Product: 2011-2012 Nordica Patron
Length/size Tested: 185cm
Lengths available: 185/195cm, sidecut: 143-113-132
"CamRock" design which is early rise in the tip and tail (50% rocker) w/ 3mm of camber
Environment of Conditions:
*Location of review:
Okemo - Vermont
*Runs Taken: 4
*Snow Conditions: Perfectly dry powder (boot-top deep), packed powder & groomers
*Demo or Purchase: Demo
In my opinion, this is Nordica's first powder ski outside their past realm of stiff, charging designs (think Girish) with a more mainstream waist size (less than 140cm Jah Love), shooting for the masses looking for a powder ski, rather than the ultra-athletic crowd looking for a heavy-duty tool. The ski is a rocker-camber-rocker design, with wood-fiberglass core (no metal), and has a moderate sidecut...not too straight, not too curvy, so it has no radical handling traits leaning one way or the other. The carnival-blue skeleton graphics didn't do much for me...but I don't really care about graphics too much anyway...just a note to those who are picky about the look of their topsheets...
The Patron is very easy-turning, and the degree of rocker front and rear does the job of preventing any hookiness or catching tips or tails, even when noodling along the tight edges of trails next to the trees. The Patron can make short little choppy turns or bigger, swoopier turns without any reall effort, which is perfect for the majority of the resort-oriented skier population to whom this model seems designed. Grip and behavior on groomed surfaces is easy, predictable and contains a surprisingly lively pop if you load the tail section, so you can do a good "ping-ping-ping" bouncy turn series anytime you want..."Playful fat ski" is the phrase I would choose. The Patron has perfectly good grip on groomers (i did not get a chance to try boilerplate behavior), giving the rider a secure, reliable hold without any special technique or athleticism. Performance in the powder is easy and fun, with simple changes in turn radius and direction on-demand. This particular design has a somewhat "surfy" feel to it rather than "crud-cutting" feel (if that makes sense to people), and makes transitions between powder and cut-up snow without any problem.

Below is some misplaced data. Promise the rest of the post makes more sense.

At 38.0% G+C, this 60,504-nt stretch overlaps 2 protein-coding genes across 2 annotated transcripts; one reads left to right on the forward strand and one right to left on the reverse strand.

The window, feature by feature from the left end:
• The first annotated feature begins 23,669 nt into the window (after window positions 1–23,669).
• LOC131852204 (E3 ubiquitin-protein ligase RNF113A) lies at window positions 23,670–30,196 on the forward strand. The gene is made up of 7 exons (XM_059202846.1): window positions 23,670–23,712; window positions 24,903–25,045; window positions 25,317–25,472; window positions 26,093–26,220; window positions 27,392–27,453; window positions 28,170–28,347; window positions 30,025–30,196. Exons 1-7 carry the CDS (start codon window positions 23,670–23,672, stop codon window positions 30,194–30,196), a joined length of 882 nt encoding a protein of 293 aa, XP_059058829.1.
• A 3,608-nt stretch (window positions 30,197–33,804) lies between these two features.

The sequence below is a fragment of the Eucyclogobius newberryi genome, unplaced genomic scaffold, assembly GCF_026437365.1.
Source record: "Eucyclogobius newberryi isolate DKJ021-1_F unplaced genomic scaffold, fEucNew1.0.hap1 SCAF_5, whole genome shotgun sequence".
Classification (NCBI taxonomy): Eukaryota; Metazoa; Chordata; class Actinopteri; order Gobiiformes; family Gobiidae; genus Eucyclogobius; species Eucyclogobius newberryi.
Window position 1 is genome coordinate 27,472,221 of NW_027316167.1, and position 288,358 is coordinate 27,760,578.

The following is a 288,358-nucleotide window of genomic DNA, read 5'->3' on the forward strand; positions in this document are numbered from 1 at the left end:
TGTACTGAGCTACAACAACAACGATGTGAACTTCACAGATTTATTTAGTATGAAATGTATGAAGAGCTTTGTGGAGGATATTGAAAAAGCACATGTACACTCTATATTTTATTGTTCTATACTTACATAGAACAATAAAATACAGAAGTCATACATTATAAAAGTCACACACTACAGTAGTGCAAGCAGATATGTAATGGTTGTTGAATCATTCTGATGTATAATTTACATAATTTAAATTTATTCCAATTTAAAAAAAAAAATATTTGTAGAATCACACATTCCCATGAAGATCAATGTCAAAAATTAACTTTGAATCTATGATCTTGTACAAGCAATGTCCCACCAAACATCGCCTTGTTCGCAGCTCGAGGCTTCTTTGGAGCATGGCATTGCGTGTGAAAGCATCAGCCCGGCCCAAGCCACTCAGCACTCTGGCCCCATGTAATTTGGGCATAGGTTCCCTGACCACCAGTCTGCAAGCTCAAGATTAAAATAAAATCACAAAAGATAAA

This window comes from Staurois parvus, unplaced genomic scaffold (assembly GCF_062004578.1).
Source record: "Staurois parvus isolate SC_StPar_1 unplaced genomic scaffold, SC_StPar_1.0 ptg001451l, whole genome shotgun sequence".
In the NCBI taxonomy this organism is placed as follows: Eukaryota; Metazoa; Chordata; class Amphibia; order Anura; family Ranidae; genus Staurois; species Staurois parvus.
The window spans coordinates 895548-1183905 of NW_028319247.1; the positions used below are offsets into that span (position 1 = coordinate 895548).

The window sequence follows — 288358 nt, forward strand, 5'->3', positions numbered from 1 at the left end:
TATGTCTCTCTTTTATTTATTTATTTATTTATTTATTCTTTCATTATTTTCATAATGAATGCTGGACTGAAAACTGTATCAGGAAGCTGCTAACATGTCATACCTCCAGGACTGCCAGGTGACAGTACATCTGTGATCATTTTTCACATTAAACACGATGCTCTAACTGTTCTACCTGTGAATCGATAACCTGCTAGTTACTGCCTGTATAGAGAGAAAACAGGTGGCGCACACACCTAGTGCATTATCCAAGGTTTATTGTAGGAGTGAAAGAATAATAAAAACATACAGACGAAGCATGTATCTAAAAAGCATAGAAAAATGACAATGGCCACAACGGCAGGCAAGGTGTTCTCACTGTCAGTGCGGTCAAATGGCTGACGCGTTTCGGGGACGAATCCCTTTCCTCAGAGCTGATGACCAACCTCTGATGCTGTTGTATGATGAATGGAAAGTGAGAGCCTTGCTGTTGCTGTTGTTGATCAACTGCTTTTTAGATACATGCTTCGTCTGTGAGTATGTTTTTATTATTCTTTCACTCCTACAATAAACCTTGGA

The Patron is not a hard-charging ski, and definitely falls into the softer-ski category, so it has some flap at higher speeds, and has some flap at speed across small bumps or uneven surface conditions. It does not have the solid landing platform feel of some hard-charger big-mountain skis, but I got the distinct impression this is a fat ski for the majority of the market, not the extreme-performance segment. Overall, I thought it was a very easy, very fun and lively fat rockered ski with the ability to please a wide selection of skiers because it has no real bias toward a particular style or technique of skiing, but works very easily on a wide variety of surfaces. It's not a barn-burner design, but a good pitch right down the middle of the market segment looking for a powder ski.
Small video showing rocker-camber-rocker profile:
Average days on snow: 11-25
Years Skiing: 48
Edited by ExoticSkis - 2/5/11 at 4:00pm